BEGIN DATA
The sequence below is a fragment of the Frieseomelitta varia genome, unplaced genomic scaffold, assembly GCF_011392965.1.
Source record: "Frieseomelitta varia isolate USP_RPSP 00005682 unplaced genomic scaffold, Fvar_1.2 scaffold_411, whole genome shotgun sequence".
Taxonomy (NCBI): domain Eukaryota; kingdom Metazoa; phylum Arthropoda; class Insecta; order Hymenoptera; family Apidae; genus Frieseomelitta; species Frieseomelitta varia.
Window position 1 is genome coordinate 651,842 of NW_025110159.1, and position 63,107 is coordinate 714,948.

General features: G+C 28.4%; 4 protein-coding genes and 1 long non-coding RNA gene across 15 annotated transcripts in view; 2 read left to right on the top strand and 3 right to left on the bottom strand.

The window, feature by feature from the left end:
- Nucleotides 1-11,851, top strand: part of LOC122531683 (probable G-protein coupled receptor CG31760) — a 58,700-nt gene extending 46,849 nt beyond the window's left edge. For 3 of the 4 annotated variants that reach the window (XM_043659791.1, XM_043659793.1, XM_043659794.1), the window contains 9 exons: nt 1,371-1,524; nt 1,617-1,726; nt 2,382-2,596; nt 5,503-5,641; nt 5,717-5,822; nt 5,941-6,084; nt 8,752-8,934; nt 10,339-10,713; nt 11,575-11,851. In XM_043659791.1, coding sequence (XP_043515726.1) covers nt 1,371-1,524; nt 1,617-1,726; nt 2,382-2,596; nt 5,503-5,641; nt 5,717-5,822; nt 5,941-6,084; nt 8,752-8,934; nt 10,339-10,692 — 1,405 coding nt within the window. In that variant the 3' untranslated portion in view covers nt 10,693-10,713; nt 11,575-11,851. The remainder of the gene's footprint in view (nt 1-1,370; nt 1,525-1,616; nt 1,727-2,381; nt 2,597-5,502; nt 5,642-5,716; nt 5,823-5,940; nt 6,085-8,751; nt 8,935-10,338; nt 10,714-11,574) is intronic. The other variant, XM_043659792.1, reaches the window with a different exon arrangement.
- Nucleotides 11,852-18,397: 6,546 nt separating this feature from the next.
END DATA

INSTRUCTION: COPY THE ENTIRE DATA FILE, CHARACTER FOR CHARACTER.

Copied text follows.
The sequence below is a fragment of the Frieseomelitta varia genome, unplaced genomic scaffold, assembly GCF_011392965.1.
Source record: "Frieseomelitta varia isolate USP_RPSP 00005682 unplaced genomic scaffold, Fvar_1.2 scaffold_411, whole genome shotgun sequence".
Taxonomy (NCBI): domain Eukaryota; kingdom Metazoa; phylum Arthropoda; class Insecta; order Hymenoptera; family Apidae; genus Frieseomelitta; species Frieseomelitta varia.
Window position 1 is genome coordinate 651,842 of NW_025110159.1, and position 63,107 is coordinate 714,948.

General features: G+C 28.4%; 4 protein-coding genes and 1 long non-coding RNA gene across 15 annotated transcripts in view; 2 read left to right on the top strand and 3 right to left on the bottom strand.

The window, feature by feature from the left end:
- Nucleotides 1-11,851, top strand: part of LOC122531683 (probable G-protein coupled receptor CG31760) — a 58,700-nt gene extending 46,849 nt beyond the window's left edge. For 3 of the 4 annotated variants that reach the window (XM_043659791.1, XM_043659793.1, XM_043659794.1), the window contains 9 exons: nt 1,371-1,524; nt 1,617-1,726; nt 2,382-2,596; nt 5,503-5,641; nt 5,717-5,822; nt 5,941-6,084; nt 8,752-8,934; nt 10,339-10,713; nt 11,575-11,851. In XM_043659791.1, coding sequence (XP_043515726.1) covers nt 1,371-1,524; nt 1,617-1,726; nt 2,382-2,596; nt 5,503-5,641; nt 5,717-5,822; nt 5,941-6,084; nt 8,752-8,934; nt 10,339-10,692 — 1,405 coding nt within the window. In that variant the 3' untranslated portion in view covers nt 10,693-10,713; nt 11,575-11,851. The remainder of the gene's footprint in view (nt 1-1,370; nt 1,525-1,616; nt 1,727-2,381; nt 2,597-5,502; nt 5,642-5,716; nt 5,823-5,940; nt 6,085-8,751; nt 8,935-10,338; nt 10,714-11,574) is intronic. The other variant, XM_043659792.1, reaches the window with a different exon arrangement.
- Nucleotides 11,852-18,397: 6,546 nt separating this feature from the next.